Today, the Fuggerei remains first and foremost a home for those who need it, with all houses and apartments occupied except one. This section of the leafy settlement serves as a museum, spreading the story of the Fuggerei, and reminding visitors of the importance of dignified and affordable social housing. You’re invited to have a nosy around the fully furnished model apartment which shows daily life then and now, while also checking out a preserved World War II bunker out back.
A moral conundrum often arises when real people’s living spaces become a living museum. At the Fuggerei, all profit goes back into maintaining the community so it remains a peaceful and practical place to live. The entrance fee is 6,50 €, which is over seven times the yearly rent, and visitors have their own entry gate, Jakoberstrasse, for minimal disruption.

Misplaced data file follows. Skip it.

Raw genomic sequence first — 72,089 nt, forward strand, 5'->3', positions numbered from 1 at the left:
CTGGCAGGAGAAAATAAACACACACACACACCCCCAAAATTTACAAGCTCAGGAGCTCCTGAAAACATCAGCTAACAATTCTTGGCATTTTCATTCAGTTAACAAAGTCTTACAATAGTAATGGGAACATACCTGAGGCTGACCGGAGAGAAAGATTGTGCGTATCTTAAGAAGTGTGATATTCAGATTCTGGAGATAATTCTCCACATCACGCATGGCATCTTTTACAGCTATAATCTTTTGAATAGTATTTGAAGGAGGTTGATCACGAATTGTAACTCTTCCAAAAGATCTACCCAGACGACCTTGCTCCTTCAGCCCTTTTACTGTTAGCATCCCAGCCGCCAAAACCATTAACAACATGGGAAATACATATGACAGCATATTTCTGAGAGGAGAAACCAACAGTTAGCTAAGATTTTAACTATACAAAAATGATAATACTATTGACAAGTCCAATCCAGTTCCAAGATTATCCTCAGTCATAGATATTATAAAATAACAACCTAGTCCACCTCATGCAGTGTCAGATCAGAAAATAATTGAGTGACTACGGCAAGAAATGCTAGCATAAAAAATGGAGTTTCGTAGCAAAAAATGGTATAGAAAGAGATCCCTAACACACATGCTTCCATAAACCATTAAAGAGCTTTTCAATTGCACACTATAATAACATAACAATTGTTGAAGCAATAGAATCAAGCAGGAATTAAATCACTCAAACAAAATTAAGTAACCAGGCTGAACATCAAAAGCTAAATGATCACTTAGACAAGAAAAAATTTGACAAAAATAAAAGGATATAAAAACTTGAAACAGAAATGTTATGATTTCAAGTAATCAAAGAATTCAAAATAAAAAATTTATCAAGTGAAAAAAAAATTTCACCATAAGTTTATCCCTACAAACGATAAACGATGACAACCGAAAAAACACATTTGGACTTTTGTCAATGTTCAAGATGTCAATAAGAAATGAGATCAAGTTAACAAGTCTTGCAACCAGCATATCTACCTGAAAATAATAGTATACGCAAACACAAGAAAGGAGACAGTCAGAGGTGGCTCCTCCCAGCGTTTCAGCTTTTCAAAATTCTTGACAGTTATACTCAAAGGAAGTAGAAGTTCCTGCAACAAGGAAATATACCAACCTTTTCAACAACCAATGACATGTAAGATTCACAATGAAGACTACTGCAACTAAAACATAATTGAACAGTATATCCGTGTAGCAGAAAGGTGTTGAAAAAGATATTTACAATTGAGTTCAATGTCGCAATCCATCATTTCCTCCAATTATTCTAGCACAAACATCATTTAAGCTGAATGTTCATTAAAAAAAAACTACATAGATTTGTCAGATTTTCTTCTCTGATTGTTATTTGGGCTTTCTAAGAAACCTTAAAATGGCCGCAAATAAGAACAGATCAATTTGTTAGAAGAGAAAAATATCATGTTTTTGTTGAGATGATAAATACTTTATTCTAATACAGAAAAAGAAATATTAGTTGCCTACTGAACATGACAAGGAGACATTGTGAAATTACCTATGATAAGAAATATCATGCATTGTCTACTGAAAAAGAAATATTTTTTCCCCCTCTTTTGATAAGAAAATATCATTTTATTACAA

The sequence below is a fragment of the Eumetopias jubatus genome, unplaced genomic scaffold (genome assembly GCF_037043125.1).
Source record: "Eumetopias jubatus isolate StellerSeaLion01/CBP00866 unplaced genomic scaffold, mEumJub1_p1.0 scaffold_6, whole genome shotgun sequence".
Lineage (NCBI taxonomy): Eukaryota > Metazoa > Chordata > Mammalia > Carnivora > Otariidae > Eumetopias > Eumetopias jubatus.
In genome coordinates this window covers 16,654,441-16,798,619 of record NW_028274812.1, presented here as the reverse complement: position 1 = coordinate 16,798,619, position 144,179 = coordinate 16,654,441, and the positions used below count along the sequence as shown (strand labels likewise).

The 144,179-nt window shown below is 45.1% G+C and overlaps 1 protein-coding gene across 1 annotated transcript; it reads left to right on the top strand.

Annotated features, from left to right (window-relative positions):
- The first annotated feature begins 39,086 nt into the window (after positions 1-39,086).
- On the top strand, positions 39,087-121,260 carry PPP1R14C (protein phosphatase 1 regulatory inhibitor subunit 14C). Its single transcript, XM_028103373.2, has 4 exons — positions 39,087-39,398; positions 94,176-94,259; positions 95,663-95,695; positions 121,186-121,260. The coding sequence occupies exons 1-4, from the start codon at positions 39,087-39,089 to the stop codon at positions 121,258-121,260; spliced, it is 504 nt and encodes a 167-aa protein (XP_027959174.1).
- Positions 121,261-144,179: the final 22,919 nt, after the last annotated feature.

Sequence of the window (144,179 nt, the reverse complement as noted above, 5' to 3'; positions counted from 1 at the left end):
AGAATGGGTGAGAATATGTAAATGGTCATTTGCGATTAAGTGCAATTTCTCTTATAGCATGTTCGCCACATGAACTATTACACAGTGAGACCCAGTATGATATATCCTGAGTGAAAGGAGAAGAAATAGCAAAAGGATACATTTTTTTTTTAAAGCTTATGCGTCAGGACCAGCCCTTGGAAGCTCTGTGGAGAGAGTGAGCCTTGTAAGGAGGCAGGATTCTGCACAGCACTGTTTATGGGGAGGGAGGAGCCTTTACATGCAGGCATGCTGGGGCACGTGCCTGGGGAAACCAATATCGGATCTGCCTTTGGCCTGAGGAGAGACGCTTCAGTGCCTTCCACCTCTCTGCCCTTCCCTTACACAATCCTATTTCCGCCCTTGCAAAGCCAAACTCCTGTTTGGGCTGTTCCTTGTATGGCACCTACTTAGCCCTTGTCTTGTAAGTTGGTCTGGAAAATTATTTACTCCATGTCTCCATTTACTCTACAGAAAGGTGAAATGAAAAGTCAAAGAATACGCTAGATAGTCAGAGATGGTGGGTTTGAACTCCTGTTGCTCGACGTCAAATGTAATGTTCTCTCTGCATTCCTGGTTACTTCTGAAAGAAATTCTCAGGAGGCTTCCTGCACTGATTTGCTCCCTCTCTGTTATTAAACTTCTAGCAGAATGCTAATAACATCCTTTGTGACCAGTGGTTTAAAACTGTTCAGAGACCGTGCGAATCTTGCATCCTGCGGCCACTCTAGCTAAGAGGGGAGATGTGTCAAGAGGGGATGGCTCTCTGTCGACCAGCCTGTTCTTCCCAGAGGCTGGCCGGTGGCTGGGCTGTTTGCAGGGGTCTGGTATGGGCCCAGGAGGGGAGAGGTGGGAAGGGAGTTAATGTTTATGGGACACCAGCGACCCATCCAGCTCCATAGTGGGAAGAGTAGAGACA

Unsurprisingly, the Fuggerei has a big waiting list, with enquiries from curious folk far and wide who want to get in on the free weekly communal breakfasts. You could end up waiting up to 7 years to make it through the gates of this German fairytale town. Except for a portrait of Jakob Fugger which hangs in all 147 apartments, the homes come unfurnished so residents can put their own stamp on the place. Time to get mood-boarding.
If you’re still not sold, feast your eyes on these knockers. Each identical apartment has an elaborate doorbell, uniquely shaped so residents could feel their way and identify their door in the dark, before the installation of streetlights….
A happy home is more than just a roof over your head, it’s a feeling of safety, security and dignity. Social housing doesn’t have to be a broken system or a characterless block of concrete. This Bavarian beauty shows it can, and should be, special as Fugg.
Written by Molly Russell